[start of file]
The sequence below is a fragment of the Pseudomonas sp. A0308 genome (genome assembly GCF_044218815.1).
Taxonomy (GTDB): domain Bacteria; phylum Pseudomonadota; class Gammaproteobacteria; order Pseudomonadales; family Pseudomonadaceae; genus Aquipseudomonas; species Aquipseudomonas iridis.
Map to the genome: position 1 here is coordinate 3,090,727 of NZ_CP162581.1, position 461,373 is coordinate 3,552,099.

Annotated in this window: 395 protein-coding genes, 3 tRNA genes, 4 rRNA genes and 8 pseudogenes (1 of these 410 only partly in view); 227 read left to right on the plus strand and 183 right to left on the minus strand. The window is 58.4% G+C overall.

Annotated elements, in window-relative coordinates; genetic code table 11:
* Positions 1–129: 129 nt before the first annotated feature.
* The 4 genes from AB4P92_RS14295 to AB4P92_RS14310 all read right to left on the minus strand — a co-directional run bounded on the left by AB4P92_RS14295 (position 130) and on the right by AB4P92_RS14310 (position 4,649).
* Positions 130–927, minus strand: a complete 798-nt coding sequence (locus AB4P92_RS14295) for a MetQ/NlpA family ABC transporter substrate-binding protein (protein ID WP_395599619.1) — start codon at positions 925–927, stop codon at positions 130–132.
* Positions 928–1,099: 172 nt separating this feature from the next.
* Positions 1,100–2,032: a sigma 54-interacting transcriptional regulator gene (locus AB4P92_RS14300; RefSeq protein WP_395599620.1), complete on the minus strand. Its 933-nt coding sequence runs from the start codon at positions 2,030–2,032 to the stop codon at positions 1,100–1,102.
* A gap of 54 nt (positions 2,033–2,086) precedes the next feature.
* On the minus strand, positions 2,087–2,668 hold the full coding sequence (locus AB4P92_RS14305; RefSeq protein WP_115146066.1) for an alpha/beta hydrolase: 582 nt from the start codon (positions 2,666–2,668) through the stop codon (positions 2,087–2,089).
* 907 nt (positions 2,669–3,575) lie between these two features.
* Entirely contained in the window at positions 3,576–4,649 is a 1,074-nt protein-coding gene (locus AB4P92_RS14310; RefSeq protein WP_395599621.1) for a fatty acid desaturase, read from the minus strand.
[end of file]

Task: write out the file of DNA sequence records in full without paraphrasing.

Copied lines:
The sequence below is a fragment of the Pseudomonas sp. A0308 genome (genome assembly GCF_044218815.1).
Taxonomy (GTDB): domain Bacteria; phylum Pseudomonadota; class Gammaproteobacteria; order Pseudomonadales; family Pseudomonadaceae; genus Aquipseudomonas; species Aquipseudomonas iridis.
Map to the genome: position 1 here is coordinate 3,090,727 of NZ_CP162581.1, position 461,373 is coordinate 3,552,099.

Annotated in this window: 395 protein-coding genes, 3 tRNA genes, 4 rRNA genes and 8 pseudogenes (1 of these 410 only partly in view); 227 read left to right on the plus strand and 183 right to left on the minus strand. The window is 58.4% G+C overall.

Annotated elements, in window-relative coordinates; genetic code table 11:
* Positions 1–129: 129 nt before the first annotated feature.
* The 4 genes from AB4P92_RS14295 to AB4P92_RS14310 all read right to left on the minus strand — a co-directional run bounded on the left by AB4P92_RS14295 (position 130) and on the right by AB4P92_RS14310 (position 4,649).
* Positions 130–927, minus strand: a complete 798-nt coding sequence (locus AB4P92_RS14295) for a MetQ/NlpA family ABC transporter substrate-binding protein (protein ID WP_395599619.1) — start codon at positions 925–927, stop codon at positions 130–132.
* Positions 928–1,099: 172 nt separating this feature from the next.
* Positions 1,100–2,032: a sigma 54-interacting transcriptional regulator gene (locus AB4P92_RS14300; RefSeq protein WP_395599620.1), complete on the minus strand. Its 933-nt coding sequence runs from the start codon at positions 2,030–2,032 to the stop codon at positions 1,100–1,102.
* A gap of 54 nt (positions 2,033–2,086) precedes the next feature.
* On the minus strand, positions 2,087–2,668 hold the full coding sequence (locus AB4P92_RS14305; RefSeq protein WP_115146066.1) for an alpha/beta hydrolase: 582 nt from the start codon (positions 2,666–2,668) through the stop codon (positions 2,087–2,089).
* 907 nt (positions 2,669–3,575) lie between these two features.
* Entirely contained in the window at positions 3,576–4,649 is a 1,074-nt protein-coding gene (locus AB4P92_RS14310; RefSeq protein WP_395599621.1) for a fatty acid desaturase, read from the minus strand.